The Art of Writing Your Self-Replicating Quine

July 16, 2023 at 11:43:00, written by @vmmon.th0


A quine is a computer program which takes no input and produces a copy of its own source code as its only output. This intriguing property highlights the program's ability to self-replicate.

The purpose of this Archive is to show you an interesting example of a quine in C-LANG with these constraints, which i discovered during my studies :

First of all, if these constraints don't make sense at the moment, just tell yourself that it's part of a self-replication process and that it's a way of building a quine. We will demonstrate the abstraction between the Quine and the Self replication part with the above constraints. Let’s start with the fundamental concept.

The Quine

In order to produce a quine we can imagine writing something like this: A program that prints its own source code stores in a macro for example, it respects its properties.

#define QUINE "#define QUINE..."

Do you see the first complication ? We are perpetually redefining ourselves through hard-coding. Below, I provided you a trivial and complete quine.

#include <stdio.h>
#define QUINE "#include <stdio.h>%3$c#define QUINE %2$c%1$s%2$c%3$cint%3$cmain(void)%3$c{%3$cprintf(QUINE, QUINE, 34, 10);%3$c}"
printf(QUINE, QUINE, 34, 10);

Notice that we solved the problem by using a argument specifier and a type specifier. In other words, instead of perpetually redefining ourselves, we pass the definition of the quine as an argument.

Here is an example to understand how the argument and type specifier operates :

printf("Characters: %3$c %1$c %2$c\n", 'A', 'B', 'C');

It would print: Characters: C A B. Here, %3$c prints C, %1$c prints A, and %2$c prints B, in that order.

In order to test our quine, simply compile the program and compare the output with the source code since it is supposed to be an identical replication.

clang main.c -o quine
diff <(./quine) main.c

The Self-replicating Quine

Here is a self-replicating quine with the constraints mentioned at the beginning. This program is a variation of a classic quine, it works very simply :

  1. Definition and Initialization: The program defines a macro representing its own source code and initializes a variable X to 5.
  2. Check and Decrement: It checks if the source file name contains a _ and decrements X if it does.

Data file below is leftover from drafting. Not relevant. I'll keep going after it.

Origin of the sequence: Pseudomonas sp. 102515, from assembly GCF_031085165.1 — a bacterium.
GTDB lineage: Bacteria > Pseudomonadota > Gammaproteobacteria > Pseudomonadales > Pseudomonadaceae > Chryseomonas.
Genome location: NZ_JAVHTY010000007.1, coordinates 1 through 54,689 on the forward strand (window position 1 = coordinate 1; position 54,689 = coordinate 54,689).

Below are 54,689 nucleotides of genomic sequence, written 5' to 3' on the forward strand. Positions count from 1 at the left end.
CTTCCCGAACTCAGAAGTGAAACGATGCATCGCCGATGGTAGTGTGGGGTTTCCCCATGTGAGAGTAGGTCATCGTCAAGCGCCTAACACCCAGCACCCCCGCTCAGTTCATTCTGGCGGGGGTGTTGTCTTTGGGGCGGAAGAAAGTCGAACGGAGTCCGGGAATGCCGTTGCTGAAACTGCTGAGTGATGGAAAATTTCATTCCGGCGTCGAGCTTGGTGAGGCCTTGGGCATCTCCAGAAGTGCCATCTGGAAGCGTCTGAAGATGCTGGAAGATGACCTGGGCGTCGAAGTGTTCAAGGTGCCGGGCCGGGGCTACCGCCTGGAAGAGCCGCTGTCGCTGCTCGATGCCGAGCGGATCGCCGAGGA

3. Writing New Source File: Creates a new source file (Sully_X.c) with the current code, where X is its current value.
  4. Compilation and Execution: Compiles the new source file into an executable and executes it if X is greater than 0.
  5. Replication: Each run produces a similar file and executable with X decreased by 1, until X reaches 0.
#include <stdio.h>
#include <stdlib.h>
#include <string.h>
#define QUINE "#include <stdio.h>%1$c#include <stdlib.h>%1$c#include <string.h>%1$c#define QUINE %2$c%3$s%2$c%1$c%1$cint X = %4$d;%1$c%1$cint%1$cmain(void)%1$c{%1$cchar next_file[11];%1$cchar next_exec[11];%1$cif ((strchr(__FILE__, '_')) != NULL)%1$c{%1$c--X;%1$c}%1$csprintf(next_file, %2$cSully_%%d.c%2$c, X);%1$csprintf(next_exec, %2$cSully_%%d%2$c, X);%1$cFILE* fffffff;%1$cfffffff = fopen(next_file, %2$cw%2$c);%1$cif (fffffff == NULL)%1$c{%1$creturn -1;%1$c}%1$cfprintf(fffffff, QUINE, 10, 34, QUINE, X);%1$cfclose(fffffff);%1$cchar cmdline[100];%1$csprintf(cmdline, %2$cclang -Wall -Wextra -Werror %%s -o %%s%2$c, next_file, next_exec);%1$csystem(cmdline);%1$cif (X > 0)%1$c{%1$csprintf(cmdline, %2$c./%%s%2$c, next_exec);%1$csystem(cmdline);%1$c}%1$creturn 0;%1$c}"

int X = 5;

char next_file[11];
char next_exec[11];
if ((strchr(__FILE__, '_')) != NULL)
sprintf(next_file, "Sully_%d.c", X);
sprintf(next_exec, "Sully_%d", X);
FILE* fffffff;
fffffff = fopen(next_file, "w");
if (fffffff == NULL)
return -1;
fprintf(fffffff, QUINE, 10, 34, QUINE, X);
char cmdline[100];
sprintf(cmdline, "clang -Wall -Wextra -Werror %s -o %s", next_file, next_exec);
if (X > 0)
sprintf(cmdline, "./%s", next_exec);
return 0;

Finally, if you have been careful, this one does not respect an identical replication being that the integer X will be modified, and that is why it remains a variation that keeps the same behavior except this detail.

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